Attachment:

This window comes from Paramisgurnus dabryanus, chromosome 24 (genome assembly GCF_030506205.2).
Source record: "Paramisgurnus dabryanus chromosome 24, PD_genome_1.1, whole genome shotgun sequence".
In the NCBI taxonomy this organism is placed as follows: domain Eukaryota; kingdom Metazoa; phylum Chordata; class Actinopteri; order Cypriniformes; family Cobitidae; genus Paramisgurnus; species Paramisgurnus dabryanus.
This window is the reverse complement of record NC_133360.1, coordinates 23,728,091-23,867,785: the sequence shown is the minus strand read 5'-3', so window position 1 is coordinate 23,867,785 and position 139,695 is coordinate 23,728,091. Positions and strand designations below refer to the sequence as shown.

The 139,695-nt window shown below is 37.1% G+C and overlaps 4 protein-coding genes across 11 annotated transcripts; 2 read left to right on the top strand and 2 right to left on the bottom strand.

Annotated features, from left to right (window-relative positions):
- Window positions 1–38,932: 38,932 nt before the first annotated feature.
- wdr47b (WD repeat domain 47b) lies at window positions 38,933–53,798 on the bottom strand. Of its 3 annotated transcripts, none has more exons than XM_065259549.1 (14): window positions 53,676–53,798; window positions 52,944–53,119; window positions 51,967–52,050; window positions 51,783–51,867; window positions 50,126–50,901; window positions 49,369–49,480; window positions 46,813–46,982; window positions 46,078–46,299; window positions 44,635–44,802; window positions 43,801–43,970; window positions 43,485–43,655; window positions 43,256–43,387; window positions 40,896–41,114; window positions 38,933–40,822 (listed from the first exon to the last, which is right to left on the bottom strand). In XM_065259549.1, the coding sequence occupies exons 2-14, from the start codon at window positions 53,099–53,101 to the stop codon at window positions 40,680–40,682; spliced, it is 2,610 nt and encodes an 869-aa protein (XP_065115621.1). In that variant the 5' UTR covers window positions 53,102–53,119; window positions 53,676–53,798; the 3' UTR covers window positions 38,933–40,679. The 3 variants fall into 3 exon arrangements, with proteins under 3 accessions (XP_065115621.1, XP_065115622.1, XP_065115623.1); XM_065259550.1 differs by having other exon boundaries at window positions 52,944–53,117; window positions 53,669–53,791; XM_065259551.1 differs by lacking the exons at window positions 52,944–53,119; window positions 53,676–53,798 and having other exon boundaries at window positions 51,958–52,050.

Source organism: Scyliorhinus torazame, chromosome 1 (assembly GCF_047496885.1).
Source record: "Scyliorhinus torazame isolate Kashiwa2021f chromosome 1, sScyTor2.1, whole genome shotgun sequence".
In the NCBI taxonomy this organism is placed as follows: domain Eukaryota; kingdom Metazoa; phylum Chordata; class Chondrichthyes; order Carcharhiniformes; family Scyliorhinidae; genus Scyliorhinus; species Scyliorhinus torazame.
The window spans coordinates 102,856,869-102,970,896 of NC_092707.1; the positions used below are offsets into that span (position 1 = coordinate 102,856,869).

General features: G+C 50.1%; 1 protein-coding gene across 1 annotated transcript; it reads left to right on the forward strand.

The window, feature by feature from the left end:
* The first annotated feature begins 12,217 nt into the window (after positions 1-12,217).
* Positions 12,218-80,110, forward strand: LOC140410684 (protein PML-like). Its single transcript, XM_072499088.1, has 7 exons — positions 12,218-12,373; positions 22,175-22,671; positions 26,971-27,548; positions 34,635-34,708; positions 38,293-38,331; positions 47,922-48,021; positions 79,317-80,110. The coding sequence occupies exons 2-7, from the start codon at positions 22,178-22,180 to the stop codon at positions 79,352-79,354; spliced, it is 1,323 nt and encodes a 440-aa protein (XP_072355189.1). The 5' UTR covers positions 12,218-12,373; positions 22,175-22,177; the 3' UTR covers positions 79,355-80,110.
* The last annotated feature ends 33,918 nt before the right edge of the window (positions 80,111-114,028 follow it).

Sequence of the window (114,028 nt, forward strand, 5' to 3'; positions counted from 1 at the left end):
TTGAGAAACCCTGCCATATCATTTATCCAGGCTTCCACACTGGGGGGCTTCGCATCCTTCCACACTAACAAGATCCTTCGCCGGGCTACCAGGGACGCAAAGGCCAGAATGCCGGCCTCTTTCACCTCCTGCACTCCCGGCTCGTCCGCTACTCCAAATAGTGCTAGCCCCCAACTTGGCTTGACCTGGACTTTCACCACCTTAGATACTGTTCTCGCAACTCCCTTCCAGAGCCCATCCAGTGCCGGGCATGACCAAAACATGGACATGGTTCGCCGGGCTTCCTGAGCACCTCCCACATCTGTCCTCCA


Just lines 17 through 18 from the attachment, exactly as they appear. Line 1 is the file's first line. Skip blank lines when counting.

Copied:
* The last annotated feature ends 33,918 nt before the right edge of the window (positions 80,111-114,028 follow it).

Sequence of the window (114,028 nt, forward strand, 5' to 3'; positions counted from 1 at the left end):